Probate Litigation Strategies in a COVID-19 World

March 27, 2020


The Courts have essentially closed, and “non-essential” law firm personnel have been ordered to work from home as much as possible, but that does not mean your probate litigation case must be held in limbo. Here are our Top 5 strategies for remaining proactive in pending and anticipated probate litigation matters.

  1. Is your case pending in the Fiduciary Litigation Session, and if not, should it be transferred? Notwithstanding that the Probate and Family Courts, in large part, are postponing all non-emergency matters until May 1 or later, at least one division of the specialized Fiduciary Litigation Session (FLS) remains open for business by telephone. The goal of the FLS is “to provide a specialized forum for the speedy resolution of contested and complex probate litigation cases and to provide individualized and collaborative case management to reduce the costs associated with fiduciary litigation.” In many cases, the FLS has continued to do just that. Rather than issuing blanket continuances, the Court has been handling routine, non-emergency matters as scheduled, with counsel “appearing” via conference call. If your case is pending before the FLS, prepare for business as usual. If your probate litigation matter has not yet been transferred to the FLS, consider whether to make a request for reassignment.
  2. Is your case a Guardianship, Conservatorship, or other defined “emergency,” warranting a telephonic or video-conference hearing? Under the Probate and Family Court’s latest COVID-19 Standing Order, there are certain matters that are clearly defined as emergencies warranting prompt hearing while the Courts are otherwise closed, including petitions seeking the appointment of a temporary guardian or conservator. Each division of the Probate and Family Court has issued guidance to the bar as to how such matters may be filed and scheduled, with hearings likely to take place via conference call. Within the realm of probate litigation, in addition to Guardianship and Conservatorship matters, the matters that will presumptively receive emergency hearings include: (a) petitions/motions seeking a Do Not Resuscitate order, authorization for medical treatment, or orders for the administration of antipsychotic medication; (b) petitions for a Protective Services Order; (c) health care proxy actions; (d) petitions/motions for appointment of a Special Personal Representative; and (e) requests for injunctive relief.
  3. Does your case require proactive discovery or other preparation? If your probate litigation matter is already pending, we will be using this unprecedented lull in Court activity to carefully and proactively strategize the out-of-Court discovery and investigation that may help bolster your position when the Courts re-open. Requests for Production of Documents, Interrogatories, and Requests for Admissions can certainly be drafted, served, and responded-to while working remotely. There are even options available for scheduling and taking depositions via video conference where appropriate, including if necessary to preserve the testimony of a witness who may be unavailable by the time a case goes to trial. To the extent your case is scheduled for Pre-Trial Conference or other substantive appearance after May 1, we will be using this time get ahead of the game and prepare in advance for that appearance, including drafting appropriate memoranda and brainstorming for oral presentation.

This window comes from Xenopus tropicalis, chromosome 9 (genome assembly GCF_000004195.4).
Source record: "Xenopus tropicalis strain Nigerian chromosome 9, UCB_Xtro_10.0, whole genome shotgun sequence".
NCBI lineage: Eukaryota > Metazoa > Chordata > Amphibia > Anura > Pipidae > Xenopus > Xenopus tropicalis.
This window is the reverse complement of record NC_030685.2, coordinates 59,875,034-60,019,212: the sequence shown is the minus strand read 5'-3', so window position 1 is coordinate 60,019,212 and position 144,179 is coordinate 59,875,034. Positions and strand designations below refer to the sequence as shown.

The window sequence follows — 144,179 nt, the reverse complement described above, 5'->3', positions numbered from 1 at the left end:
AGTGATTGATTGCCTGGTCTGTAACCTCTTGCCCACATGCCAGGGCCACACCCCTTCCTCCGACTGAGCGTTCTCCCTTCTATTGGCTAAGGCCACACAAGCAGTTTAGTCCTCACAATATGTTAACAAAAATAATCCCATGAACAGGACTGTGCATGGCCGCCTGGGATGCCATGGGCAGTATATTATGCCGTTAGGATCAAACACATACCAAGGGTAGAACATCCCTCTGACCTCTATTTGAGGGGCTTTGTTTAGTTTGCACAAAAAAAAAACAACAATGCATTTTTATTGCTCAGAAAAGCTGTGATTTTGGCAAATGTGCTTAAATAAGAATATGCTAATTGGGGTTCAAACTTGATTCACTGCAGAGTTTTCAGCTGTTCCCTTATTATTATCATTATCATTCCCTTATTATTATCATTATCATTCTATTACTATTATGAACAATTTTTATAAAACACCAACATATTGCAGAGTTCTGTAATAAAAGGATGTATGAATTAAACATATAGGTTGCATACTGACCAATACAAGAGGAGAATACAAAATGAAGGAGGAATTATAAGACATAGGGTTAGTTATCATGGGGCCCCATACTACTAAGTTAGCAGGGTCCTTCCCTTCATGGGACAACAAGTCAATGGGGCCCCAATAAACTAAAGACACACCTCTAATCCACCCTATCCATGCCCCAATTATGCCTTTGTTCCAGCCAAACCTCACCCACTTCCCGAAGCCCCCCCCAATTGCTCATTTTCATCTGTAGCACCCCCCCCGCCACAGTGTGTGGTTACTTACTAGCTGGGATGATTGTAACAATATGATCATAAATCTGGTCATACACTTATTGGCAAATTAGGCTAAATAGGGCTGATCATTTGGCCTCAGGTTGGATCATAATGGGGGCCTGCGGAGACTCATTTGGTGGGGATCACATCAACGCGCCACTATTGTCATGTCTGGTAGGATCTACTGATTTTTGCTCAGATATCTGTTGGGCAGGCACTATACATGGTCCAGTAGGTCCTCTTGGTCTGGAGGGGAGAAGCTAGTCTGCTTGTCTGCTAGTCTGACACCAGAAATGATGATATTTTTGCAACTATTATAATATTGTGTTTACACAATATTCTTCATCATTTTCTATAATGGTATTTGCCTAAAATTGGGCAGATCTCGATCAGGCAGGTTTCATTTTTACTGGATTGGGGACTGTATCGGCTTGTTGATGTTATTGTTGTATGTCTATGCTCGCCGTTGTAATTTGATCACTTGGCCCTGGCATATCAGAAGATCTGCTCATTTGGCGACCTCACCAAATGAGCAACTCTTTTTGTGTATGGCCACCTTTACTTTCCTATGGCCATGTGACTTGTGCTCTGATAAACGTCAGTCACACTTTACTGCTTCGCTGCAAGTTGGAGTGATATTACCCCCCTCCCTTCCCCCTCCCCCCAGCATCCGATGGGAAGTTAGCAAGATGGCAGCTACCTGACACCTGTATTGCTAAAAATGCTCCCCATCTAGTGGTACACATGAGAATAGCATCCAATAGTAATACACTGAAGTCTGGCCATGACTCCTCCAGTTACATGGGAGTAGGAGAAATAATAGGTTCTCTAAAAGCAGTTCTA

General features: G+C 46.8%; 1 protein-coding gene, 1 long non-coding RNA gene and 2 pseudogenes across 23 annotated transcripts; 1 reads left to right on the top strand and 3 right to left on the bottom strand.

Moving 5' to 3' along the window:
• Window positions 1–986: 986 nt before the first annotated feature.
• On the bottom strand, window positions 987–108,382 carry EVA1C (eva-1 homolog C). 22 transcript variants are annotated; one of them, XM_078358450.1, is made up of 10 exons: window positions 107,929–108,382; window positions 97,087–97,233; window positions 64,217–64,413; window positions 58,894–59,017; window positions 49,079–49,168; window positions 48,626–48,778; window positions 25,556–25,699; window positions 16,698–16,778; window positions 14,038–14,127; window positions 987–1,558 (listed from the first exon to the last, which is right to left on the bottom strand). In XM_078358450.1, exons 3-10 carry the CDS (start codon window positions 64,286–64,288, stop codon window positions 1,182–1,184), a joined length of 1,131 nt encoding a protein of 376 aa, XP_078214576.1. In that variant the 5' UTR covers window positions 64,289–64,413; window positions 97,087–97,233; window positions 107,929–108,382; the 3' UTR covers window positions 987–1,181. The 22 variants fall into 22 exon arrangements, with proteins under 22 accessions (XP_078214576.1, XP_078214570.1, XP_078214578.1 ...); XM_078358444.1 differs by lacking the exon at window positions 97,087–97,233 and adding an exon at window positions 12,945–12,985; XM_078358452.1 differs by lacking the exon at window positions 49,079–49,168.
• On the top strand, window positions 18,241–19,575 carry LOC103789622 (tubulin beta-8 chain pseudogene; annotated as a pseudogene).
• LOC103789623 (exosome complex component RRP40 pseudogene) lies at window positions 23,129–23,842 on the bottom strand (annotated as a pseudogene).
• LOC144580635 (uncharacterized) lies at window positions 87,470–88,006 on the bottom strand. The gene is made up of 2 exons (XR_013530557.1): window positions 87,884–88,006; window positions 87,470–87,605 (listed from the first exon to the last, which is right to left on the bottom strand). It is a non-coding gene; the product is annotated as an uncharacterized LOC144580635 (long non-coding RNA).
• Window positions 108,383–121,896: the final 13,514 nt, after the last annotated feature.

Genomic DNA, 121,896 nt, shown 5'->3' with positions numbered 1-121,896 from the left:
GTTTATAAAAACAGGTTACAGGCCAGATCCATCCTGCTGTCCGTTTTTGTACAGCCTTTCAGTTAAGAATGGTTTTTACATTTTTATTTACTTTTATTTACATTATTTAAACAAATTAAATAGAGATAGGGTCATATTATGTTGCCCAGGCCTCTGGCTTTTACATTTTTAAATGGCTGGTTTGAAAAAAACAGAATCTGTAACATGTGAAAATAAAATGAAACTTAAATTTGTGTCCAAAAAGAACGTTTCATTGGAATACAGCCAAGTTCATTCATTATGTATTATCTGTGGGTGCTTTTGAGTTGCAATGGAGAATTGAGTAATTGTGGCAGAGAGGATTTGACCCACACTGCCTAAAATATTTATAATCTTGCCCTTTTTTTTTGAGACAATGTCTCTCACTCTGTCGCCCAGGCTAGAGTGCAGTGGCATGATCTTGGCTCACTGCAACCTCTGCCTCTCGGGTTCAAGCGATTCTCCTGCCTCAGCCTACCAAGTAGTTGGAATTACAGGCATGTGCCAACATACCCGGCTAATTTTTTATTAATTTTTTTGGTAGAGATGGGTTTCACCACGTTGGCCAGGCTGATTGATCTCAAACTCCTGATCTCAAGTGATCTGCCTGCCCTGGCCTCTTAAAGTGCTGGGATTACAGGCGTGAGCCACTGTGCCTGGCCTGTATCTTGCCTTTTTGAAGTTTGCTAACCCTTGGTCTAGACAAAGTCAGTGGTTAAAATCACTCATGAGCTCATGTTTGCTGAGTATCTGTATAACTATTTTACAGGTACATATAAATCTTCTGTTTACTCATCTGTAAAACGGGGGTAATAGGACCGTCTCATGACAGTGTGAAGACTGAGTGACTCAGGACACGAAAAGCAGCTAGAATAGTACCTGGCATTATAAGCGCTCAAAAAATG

4. Would your case benefit from Alternative Dispute Resolution? Although there is often a strong preference for Mediation, Conciliation, and similar events to occur in person, there are multiple ADR providers who are more than willing to help facilitate resolution of probate litigation and other matters remotely, including a team of retired Probate and Family Court judges who offer various dispute-resolution services. Whether you are looking to negotiate a case in full, or simply need guidance on a discovery issue or other interim dispute, consider utilizing ADR to keep things moving while access to the Court is limited. To the extent an in-person ADR session is desired, the scheduling and planning for that can start now, so that we are at the top of the list when offices re-open.
  5. Do you have as-yet-unfiled claims that warrant consideration and strategic planning? There is no time like the present to consult with counsel about that little (or big) issue that’s been weighing on your mind related to a loved one’s will, trust, assets, etc., and/or a potential dispute with a trustee or other fiduciary. We are here. We are fully operational. We are ready to hear your concerns and develop a strategy for resolution.

Please check in here and to our Probate blog, Beyond the Will, for ongoing updates and guidance, as new Standing Orders and directives from the various Divisions of the Probate and Family Court are issued on a near-daily (sometimes more than once daily) basis. If you have a question about how these Orders impact your particular case, please reach out to one of us for advice.

View the full article on COVID Considerations here.

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